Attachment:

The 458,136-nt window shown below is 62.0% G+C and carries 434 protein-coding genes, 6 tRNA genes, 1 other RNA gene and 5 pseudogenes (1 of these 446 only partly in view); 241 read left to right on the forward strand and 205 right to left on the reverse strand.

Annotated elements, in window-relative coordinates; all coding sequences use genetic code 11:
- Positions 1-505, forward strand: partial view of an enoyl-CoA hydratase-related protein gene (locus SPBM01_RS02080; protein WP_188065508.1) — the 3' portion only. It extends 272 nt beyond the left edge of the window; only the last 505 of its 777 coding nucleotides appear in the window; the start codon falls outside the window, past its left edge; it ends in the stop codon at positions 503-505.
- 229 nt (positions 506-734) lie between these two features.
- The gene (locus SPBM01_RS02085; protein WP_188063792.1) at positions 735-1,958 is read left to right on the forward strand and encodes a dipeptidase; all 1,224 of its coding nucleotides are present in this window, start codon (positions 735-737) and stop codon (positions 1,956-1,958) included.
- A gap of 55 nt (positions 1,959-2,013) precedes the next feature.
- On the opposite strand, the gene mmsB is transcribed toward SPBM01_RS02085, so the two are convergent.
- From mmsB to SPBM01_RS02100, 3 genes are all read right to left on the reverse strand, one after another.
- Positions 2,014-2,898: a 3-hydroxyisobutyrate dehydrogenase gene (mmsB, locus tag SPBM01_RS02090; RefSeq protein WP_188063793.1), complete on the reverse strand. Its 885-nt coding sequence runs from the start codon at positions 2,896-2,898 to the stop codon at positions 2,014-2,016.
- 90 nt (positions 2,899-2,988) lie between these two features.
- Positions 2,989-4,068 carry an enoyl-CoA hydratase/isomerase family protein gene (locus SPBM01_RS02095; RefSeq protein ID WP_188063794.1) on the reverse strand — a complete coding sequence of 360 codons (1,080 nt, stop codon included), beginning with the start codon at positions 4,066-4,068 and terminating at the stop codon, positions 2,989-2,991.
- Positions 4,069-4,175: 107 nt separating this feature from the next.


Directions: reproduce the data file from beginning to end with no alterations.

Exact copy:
The 458,136-nt window shown below is 62.0% G+C and carries 434 protein-coding genes, 6 tRNA genes, 1 other RNA gene and 5 pseudogenes (1 of these 446 only partly in view); 241 read left to right on the forward strand and 205 right to left on the reverse strand.

Annotated elements, in window-relative coordinates; all coding sequences use genetic code 11:
- Positions 1-505, forward strand: partial view of an enoyl-CoA hydratase-related protein gene (locus SPBM01_RS02080; protein WP_188065508.1) — the 3' portion only. It extends 272 nt beyond the left edge of the window; only the last 505 of its 777 coding nucleotides appear in the window; the start codon falls outside the window, past its left edge; it ends in the stop codon at positions 503-505.
- 229 nt (positions 506-734) lie between these two features.
- The gene (locus SPBM01_RS02085; protein WP_188063792.1) at positions 735-1,958 is read left to right on the forward strand and encodes a dipeptidase; all 1,224 of its coding nucleotides are present in this window, start codon (positions 735-737) and stop codon (positions 1,956-1,958) included.
- A gap of 55 nt (positions 1,959-2,013) precedes the next feature.
- On the opposite strand, the gene mmsB is transcribed toward SPBM01_RS02085, so the two are convergent.
- From mmsB to SPBM01_RS02100, 3 genes are all read right to left on the reverse strand, one after another.
- Positions 2,014-2,898: a 3-hydroxyisobutyrate dehydrogenase gene (mmsB, locus tag SPBM01_RS02090; RefSeq protein WP_188063793.1), complete on the reverse strand. Its 885-nt coding sequence runs from the start codon at positions 2,896-2,898 to the stop codon at positions 2,014-2,016.
- 90 nt (positions 2,899-2,988) lie between these two features.
- Positions 2,989-4,068 carry an enoyl-CoA hydratase/isomerase family protein gene (locus SPBM01_RS02095; RefSeq protein ID WP_188063794.1) on the reverse strand — a complete coding sequence of 360 codons (1,080 nt, stop codon included), beginning with the start codon at positions 4,066-4,068 and terminating at the stop codon, positions 2,989-2,991.
- Positions 4,069-4,175: 107 nt separating this feature from the next.